The Future Of Innovation … The Fundamental Human Nature Of Ideas

Ruth Thomson

We will always need new ideas and innovation. This is as true today as it ever was and will be true in the future. However, the way we choose to manage ideas has changed over time, influenced by studies and new schools of thought, as well as the increase in the use of software systems.

Computer systems help us streamline, simplify and organise many activities but I feel that there is a huge danger that, when setting up a new system, we increasingly set about developing a software solution without due consideration of the implications on the ‘people’ aspects.

This is particularly important for ideas systems. Our ability to create, evolve and develop ideas is a fundamental part of what makes us human, ideas are personal to us and it is critical that the ‘people’ aspects are central to how we approach ideas management going forward.

For example:

Minimise the barrier to entry

All ideas should be captured and shared (socialised). Don’t pre-judge! Initial weak ideas might spark another thought or could be combined with something else to become stronger and grow. People have new ideas all the time but often these are lost. If this loss is due to a high barrier to entry to an ideas submission system then it is failing. Is the database difficult to navigate to? Is the champion faced with a dry, complex ideas submission form? A successful ideas system should make it as easy as possible for people to participate. Consider…Does it really need to be on a computer system? Could you have a ‘post-box’? or an ideas board where cards are physically put on the wall for everyone to see and discuss?

Recognise the value of the contribution of an idea and the progress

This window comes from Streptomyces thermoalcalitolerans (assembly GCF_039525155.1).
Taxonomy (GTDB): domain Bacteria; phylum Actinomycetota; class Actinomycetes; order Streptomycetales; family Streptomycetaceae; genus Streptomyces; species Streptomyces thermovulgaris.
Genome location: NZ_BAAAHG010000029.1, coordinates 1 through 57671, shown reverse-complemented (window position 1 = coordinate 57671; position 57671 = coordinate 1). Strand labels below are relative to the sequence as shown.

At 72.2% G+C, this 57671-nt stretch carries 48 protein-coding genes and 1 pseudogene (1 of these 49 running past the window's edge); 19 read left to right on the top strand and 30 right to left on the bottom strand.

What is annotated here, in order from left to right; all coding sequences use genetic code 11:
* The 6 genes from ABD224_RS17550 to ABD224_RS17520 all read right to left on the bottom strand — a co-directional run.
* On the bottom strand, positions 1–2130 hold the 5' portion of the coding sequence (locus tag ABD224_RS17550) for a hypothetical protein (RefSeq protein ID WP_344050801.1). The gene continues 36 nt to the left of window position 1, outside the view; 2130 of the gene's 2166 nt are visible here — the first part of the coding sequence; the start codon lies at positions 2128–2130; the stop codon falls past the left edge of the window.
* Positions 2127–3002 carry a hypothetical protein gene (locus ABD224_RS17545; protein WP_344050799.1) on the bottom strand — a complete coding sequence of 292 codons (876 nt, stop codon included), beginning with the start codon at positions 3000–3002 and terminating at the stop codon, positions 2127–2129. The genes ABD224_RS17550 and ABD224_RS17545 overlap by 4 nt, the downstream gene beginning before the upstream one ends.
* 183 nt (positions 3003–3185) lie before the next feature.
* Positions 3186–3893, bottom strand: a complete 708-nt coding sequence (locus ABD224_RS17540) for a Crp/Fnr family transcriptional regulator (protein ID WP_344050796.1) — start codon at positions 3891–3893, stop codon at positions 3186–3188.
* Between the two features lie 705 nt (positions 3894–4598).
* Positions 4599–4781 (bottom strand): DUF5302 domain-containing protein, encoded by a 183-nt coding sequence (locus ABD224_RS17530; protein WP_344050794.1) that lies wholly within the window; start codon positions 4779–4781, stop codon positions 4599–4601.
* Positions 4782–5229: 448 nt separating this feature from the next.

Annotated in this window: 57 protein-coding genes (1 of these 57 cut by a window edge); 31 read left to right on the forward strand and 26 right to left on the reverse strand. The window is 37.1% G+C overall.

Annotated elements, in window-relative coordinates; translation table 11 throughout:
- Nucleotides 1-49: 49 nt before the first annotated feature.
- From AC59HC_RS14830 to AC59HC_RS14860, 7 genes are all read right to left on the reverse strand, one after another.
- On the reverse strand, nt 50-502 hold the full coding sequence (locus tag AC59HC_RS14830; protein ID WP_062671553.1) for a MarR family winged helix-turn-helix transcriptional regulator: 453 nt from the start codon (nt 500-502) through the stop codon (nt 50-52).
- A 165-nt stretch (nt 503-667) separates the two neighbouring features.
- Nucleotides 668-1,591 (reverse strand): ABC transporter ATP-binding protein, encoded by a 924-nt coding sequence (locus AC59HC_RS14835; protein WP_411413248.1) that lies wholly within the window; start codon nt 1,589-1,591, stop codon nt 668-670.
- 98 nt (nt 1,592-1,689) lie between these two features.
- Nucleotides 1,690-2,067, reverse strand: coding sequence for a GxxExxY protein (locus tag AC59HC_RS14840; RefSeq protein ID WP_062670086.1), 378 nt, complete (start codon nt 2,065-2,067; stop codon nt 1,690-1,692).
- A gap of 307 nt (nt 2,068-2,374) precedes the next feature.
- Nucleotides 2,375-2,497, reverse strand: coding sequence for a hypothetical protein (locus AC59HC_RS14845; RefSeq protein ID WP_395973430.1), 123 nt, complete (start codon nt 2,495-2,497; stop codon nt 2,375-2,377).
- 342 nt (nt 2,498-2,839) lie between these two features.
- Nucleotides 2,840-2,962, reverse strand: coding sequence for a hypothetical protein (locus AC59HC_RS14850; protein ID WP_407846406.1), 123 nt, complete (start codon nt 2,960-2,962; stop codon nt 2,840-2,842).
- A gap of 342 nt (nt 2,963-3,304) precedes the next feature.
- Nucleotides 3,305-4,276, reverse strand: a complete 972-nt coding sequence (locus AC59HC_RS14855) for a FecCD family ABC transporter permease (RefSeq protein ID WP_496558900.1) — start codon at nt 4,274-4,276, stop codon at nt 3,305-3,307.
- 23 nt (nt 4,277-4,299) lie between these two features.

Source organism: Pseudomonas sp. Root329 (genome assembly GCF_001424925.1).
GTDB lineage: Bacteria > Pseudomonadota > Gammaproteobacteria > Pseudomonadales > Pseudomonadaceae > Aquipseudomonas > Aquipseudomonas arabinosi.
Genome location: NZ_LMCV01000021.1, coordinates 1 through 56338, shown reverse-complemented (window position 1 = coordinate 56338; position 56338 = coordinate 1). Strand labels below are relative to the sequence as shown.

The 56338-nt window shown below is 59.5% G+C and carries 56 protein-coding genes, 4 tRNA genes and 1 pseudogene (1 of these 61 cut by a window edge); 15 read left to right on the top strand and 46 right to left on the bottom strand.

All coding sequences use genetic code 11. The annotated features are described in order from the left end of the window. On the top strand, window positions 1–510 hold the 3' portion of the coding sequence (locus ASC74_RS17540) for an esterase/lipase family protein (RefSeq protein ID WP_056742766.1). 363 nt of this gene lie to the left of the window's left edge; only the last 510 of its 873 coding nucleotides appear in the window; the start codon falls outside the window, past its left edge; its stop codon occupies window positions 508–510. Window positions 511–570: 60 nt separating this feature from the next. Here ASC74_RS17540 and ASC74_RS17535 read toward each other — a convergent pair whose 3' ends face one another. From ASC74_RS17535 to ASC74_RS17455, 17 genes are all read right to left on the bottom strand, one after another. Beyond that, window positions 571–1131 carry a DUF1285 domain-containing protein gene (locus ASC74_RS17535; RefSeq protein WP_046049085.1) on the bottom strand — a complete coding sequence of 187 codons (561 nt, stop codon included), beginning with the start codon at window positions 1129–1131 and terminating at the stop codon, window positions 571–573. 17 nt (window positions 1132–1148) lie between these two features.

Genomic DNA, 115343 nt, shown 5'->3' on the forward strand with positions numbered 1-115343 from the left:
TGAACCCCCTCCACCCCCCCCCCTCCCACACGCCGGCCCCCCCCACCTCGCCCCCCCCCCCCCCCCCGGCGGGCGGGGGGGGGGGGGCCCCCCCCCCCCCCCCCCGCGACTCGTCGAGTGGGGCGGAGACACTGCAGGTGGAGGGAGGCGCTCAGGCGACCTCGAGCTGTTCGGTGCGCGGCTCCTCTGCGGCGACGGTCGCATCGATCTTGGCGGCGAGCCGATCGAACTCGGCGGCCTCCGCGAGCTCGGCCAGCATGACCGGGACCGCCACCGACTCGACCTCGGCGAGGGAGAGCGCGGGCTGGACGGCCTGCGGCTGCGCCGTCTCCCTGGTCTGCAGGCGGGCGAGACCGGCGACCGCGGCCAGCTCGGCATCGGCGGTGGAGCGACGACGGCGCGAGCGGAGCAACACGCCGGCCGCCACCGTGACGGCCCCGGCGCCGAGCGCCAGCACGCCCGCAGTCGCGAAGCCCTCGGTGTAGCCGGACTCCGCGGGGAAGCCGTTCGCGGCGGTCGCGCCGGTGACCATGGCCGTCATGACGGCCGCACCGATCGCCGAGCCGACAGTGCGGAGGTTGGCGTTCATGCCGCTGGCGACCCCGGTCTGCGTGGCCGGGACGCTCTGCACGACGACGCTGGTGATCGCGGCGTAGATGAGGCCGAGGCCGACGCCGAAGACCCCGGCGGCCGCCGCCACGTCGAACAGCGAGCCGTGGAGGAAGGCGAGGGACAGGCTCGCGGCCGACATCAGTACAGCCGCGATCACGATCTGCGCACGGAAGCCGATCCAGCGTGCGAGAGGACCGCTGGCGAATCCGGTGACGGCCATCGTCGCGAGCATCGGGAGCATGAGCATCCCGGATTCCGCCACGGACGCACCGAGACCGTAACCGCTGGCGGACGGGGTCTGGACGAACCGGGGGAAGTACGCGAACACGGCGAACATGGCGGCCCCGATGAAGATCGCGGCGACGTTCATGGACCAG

People need feedback and recognition, it makes others want to join in and encourages you to participate again. Feedback on the progression of an idea feeds everyone’s interest and helps us learn for the future.If a submitted idea disappears into a ‘black hole–like’ software system, possibly sending you an automated ‘thank you’ note, then that is a huge missed opportunity.

3. The importance of a true champion

The ideas that will turn into successful innovations do not necessarily start from the best ideas, but you can guarantee that behind every really successful venture there is a true champion; someone who really believes in the idea, and is determined to make it work. Clearly decisions on resourcing of new projects must be taken in a rational and objective manner, but I believe that a key question to consider when assessing ideas is ‘is there a true champion?’ These examples demonstrate the importance of the consideration of the ‘human’ element that should be at the heart of any successful ideas management system. In the future I hope that we will be able to combine and balance the convenience of software whilst keeping true to the fundamental ‘human’ nature of ideas.

Article © 2009 Ruth Thomson. All rights reserved.

about the author...

Ruth Thomson

Ruth Thomson

affiliation:   Kodak European Research

position:  Innovations Leader

country:  United Kingdom

area of interest:  early stage ideas management

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